After 43 years in prison — more than 25 years of that on death row — Johnny Lee Gates walked out of custody on Friday a free man.
Gates was convicted during a 1977 trial of the rape, armed robbery and murder of a 19-year-old German immigrant who’d moved to Columbus 12 days earlier to be with her husband, a soldier at Fort Benning. But Gates’ lawyers later showed that prosecutors used blatant race discrimination during jury selection and persuaded the Georgia Supreme Court to grant Gates a new trial based on newly discovered DNA evidence.
“I’ve fought for 43 years for this day,” Gates said. “I always had faith it would come, even when others weren’t sure. I am an innocent man. I did not commit this crime. What happened to me is something that should never happen to any person. But I am not bitter. I thank God that I am here, and I am happy to be free.”
On Friday, Gates entered what’s called an “Alford plea” to voluntary manslaughter and armed robbery — a plea in which Gates did not admit to committing the crimes but conceded prosecutors had enough evidence to convict him.
Gates was sentenced to 40 years for the two crimes. But since he had already spent all that time, plus an additional three years, behind bars, he received credit for time served.
Gates confessed to police he’d committed the crimes, but his lawyers contended he had been coerced. At trial, prosecutors said Gates tightly bound murder victim Katharina Wright with a necktie and a belt from a bathrobe before killing her.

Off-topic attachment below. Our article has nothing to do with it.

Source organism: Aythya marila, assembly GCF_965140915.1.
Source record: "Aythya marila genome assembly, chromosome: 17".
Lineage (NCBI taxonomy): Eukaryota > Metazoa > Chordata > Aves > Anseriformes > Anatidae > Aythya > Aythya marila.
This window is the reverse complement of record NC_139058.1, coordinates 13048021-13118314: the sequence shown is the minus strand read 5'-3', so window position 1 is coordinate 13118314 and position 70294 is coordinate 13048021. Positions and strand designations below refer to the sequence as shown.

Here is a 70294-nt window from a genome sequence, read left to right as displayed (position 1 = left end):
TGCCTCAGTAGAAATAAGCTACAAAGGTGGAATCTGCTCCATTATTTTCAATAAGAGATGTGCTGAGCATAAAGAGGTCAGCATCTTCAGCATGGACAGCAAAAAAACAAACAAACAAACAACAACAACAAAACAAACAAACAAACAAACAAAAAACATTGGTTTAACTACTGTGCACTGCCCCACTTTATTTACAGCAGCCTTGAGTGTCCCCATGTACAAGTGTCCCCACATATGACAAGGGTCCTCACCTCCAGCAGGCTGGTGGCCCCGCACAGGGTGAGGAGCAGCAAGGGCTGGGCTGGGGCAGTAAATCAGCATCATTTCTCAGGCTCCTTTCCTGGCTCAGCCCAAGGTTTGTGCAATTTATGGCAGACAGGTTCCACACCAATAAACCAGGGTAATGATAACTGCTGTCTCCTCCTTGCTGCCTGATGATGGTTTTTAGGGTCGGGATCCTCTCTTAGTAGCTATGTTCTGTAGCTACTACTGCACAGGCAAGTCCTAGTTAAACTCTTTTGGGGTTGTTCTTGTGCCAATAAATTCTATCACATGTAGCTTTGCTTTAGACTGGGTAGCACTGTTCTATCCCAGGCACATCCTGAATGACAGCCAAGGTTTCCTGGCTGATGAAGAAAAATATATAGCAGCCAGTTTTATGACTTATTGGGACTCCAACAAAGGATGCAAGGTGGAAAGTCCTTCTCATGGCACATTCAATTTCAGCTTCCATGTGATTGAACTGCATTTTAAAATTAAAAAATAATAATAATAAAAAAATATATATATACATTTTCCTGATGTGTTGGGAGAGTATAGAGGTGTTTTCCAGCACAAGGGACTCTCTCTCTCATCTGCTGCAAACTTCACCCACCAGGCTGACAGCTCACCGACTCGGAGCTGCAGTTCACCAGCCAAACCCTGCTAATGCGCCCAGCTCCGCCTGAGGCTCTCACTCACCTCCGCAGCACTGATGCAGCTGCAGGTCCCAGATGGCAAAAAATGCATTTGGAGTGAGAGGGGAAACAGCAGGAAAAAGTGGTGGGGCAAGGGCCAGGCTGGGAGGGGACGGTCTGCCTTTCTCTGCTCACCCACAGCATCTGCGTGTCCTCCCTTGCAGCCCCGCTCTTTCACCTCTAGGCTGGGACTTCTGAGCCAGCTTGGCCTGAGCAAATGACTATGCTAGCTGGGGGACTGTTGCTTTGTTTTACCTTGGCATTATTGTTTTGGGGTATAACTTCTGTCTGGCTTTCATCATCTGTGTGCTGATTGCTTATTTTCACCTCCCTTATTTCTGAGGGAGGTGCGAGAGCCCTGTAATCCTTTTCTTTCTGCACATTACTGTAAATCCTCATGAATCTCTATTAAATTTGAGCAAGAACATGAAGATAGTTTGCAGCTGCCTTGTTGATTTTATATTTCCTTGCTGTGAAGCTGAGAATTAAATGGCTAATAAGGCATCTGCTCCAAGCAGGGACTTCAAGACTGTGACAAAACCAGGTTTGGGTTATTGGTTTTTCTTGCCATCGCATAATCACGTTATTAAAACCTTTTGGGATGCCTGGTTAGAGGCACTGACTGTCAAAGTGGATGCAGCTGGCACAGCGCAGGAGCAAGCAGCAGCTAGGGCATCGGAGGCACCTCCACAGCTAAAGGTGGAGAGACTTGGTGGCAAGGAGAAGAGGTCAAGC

In 2015, representatives from the Georgia Innocence Project found those two pieces of evidence in the Muscogee County district attorney’s office, and Senior Judge John Allen allowed the items to be tested for DNA. A series of tests found the presence of DNA from as many as five individuals on the tie and belt — but not from Gates.
This led Allen to grant Gates a new trial, a decision that was later upheld by the Georgia Supreme Court. In its ruling on March 13, the state high court said “the newly discovered DNA evidence now available to Gates casts significant doubt on the state’s theory that Gates was the perpetrator.”
In his new trial order, Allen also condemned prosecutors’ strikes of prospective black jurors during jury selection, finding “undeniable” and “overwhelming” evidence of race discrimination.
Gates’ new legal team from the Georgia Innocence Project and the Southern Center for Human Rights found that Columbus prosecutors systematically excluded prospective black jurors in seven death penalty cases, including Gates’, in the 1970s.
In handwritten notes, Columbus prosecutors described prospective black jurors as “slow,” “ignorant,” “con artist” and “fat.” They also jotted a “B” or an “N” next to black people’s names on jury lists and routinely ranked them as the least desirable jurors.
Gates was initially sentenced to death during his three-day trial in 1977. He was re-sentenced to life in prison without the possibility of parole in 2003.
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